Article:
Hot off the wire...but not nearly as definite as VH-BZF made it sound...
Boeing Might Drop 747X in Favor of Fast New Plane, Analysts Say
By Peter Robison
Seattle, March 23 (Bloomberg) -- Boeing Co. may drop a proposed larger version of its 747 jumbo jetliner in favor of developing a new mid-sized plane that would fly at close to the speed of sound, analysts said.
The decision would leave the market for planes seating more than 500 people to Airbus Industrie, which has won 62 orders for its A380 ``superjumbo'' from customers including Singapore Airlines Ltd. and FedEx Corp.
``Given the decent odds of a new plane launch potentially two years from now, we expect the 747X is dead,'' Morgan Stanley Dean Witter analyst Heidi Wood said in a research note.
Boeing said it remains committed to the 747X, which would cost about $4 billion to develop and add about 100 seats to its 416-seat 747. The plane doesn't have any orders yet.
``We see a robust market for the 747X,'' said Susan Bradley, a Boeing spokeswoman. ``We're pushing forward with both.''
Boeing has said it's updating the 747 rather than building an all-new plane because it doubts many airlines want a plane as large as the 550-seat A380. Boeing officials have said travelers would prefer to fly on smaller, faster planes able to get them to their destinations more quickly.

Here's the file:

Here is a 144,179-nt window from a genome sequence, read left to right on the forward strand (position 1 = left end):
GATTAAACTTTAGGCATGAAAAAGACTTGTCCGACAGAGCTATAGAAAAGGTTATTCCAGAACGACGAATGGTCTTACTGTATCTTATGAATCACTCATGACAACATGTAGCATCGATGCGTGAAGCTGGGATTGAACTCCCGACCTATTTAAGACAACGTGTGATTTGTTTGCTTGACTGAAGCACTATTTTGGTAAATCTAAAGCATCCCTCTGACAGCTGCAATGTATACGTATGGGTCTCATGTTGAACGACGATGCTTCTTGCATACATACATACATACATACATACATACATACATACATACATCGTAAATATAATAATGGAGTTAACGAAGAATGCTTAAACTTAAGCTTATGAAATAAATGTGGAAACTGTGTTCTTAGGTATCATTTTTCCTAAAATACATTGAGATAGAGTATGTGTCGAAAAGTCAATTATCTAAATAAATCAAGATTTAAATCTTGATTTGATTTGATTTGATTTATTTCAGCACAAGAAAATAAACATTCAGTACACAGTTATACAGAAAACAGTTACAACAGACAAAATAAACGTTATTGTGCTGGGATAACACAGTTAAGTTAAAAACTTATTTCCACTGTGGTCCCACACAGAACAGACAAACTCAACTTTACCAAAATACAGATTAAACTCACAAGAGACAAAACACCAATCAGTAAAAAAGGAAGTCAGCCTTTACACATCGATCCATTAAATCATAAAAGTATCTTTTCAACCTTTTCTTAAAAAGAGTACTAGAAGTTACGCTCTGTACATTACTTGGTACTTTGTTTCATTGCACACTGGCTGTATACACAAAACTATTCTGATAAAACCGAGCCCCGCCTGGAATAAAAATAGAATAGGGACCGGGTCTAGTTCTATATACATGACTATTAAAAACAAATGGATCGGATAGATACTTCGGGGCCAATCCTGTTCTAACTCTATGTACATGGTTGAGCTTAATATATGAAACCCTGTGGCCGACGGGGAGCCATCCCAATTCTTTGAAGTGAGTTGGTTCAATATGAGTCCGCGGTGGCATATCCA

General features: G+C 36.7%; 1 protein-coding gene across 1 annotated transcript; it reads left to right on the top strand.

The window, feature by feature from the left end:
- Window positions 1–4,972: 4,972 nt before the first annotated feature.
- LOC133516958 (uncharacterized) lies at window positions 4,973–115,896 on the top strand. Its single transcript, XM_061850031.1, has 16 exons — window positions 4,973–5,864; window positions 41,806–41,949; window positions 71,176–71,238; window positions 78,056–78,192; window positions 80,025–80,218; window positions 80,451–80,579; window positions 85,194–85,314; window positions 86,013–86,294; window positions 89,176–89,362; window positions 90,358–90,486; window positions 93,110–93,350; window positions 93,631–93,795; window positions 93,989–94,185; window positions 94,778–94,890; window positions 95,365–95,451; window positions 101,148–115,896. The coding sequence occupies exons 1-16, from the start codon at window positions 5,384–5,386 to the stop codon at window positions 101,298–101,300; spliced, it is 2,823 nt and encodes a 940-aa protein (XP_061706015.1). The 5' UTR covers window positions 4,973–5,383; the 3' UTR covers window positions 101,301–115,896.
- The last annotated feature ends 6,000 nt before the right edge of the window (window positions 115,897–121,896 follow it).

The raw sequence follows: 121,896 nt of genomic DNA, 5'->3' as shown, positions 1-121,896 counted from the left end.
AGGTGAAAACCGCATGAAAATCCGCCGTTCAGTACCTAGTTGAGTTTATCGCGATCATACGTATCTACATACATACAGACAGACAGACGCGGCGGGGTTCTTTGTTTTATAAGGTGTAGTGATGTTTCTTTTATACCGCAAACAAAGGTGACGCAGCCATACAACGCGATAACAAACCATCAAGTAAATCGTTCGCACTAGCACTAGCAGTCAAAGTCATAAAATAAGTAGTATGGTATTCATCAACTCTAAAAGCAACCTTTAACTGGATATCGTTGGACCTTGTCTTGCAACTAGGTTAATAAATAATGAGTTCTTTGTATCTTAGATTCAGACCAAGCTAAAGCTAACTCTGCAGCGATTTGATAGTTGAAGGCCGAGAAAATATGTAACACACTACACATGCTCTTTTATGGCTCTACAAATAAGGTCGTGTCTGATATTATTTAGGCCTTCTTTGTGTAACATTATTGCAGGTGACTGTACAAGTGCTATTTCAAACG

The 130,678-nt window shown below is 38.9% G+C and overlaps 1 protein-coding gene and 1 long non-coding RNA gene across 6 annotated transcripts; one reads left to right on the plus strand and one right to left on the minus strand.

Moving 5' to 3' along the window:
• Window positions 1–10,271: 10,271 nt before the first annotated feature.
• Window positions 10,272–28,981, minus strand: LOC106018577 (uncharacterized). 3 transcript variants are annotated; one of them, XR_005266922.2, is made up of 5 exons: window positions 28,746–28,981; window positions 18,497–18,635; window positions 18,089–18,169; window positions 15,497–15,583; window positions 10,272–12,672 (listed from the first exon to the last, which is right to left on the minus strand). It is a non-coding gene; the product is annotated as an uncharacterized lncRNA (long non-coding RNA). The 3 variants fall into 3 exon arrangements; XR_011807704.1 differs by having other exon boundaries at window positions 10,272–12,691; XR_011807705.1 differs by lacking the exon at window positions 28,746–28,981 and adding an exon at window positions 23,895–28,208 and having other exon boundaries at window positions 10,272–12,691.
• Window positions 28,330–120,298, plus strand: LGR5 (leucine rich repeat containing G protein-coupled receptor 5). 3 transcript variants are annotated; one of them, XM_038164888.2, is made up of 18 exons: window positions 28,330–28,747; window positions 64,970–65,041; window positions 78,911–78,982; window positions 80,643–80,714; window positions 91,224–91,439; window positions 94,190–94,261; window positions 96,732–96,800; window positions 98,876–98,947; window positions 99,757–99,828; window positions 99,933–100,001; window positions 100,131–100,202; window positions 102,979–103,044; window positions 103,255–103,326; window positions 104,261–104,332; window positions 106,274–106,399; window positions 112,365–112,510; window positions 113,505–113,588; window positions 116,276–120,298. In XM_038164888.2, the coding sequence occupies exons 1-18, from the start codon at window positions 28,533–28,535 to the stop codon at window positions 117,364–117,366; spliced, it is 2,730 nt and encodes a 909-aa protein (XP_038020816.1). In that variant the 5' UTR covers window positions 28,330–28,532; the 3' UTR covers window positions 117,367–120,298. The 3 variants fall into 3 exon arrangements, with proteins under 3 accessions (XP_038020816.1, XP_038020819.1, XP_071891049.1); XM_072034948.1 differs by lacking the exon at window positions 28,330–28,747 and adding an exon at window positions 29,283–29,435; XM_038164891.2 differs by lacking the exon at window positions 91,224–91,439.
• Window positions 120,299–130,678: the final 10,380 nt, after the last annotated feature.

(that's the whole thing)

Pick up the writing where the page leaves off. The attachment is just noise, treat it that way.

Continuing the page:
The company hasn't given many details about the new plane, other than to say it could cut travel times by 15 to 20 percent. Boeing first acknowledged the plans in a news release on Wednesday, overshadowed by the announcement that it would move its headquarters out of Seattle after 85 years.
A January report in the Wall Street Journal, citing unnamed Boeing officials, said the plane could seat about 200 to 300 people and fly at Mach 0.95, or 95 percent of the speed of sound. The 747's typical cruising speed is Mach 0.85.
``We're really getting excited about a set of technologies'' related to the new plane, Alan Mulally, president and chief executive of the company's jetliner unit, said at Boeing's annual conference in Seattle this week.
The plane could be introduced in the second half of the decade, he said. Airbus, the No. 2 planemaker after Boeing, has said its A380 will enter service in 2006.
Boeing will approach potential suppliers about the new jet over the next two to three years, Mulally said. It's likely to be a replacement for Boeing's mid-sized 757 and 767 jetliners, many of which are 20 years old, analysts said.
``If they can pull it off, you can just write Airbus off right now,'' said Michael Boyd, president of Boyd Group/Aviation Systems Research in Evergreen, Colorado. ``That is a material, physical breakthrough in technology. We haven't had any of those since the 747.''
The plane would cost $8 billion to $10 billion to develop, with $2 billion funded by suppliers, Wood said. It's unlikely 747X development would continue because Boeing wants to keep annual research and development costs to around 3 percent of sales, which were $51 billion last year, she said.
The 747X won't necessarily be dropped, said Robert Toomey, an analyst with Dain Rauscher Wessels in Seattle.
``There's still going to be space in the market for that higher-capacity airplane,'' he said. ``I don't think this new plane replaces the 747 derivatives, but I think it looks very solid and there's a good likelihood they'll go ahead.''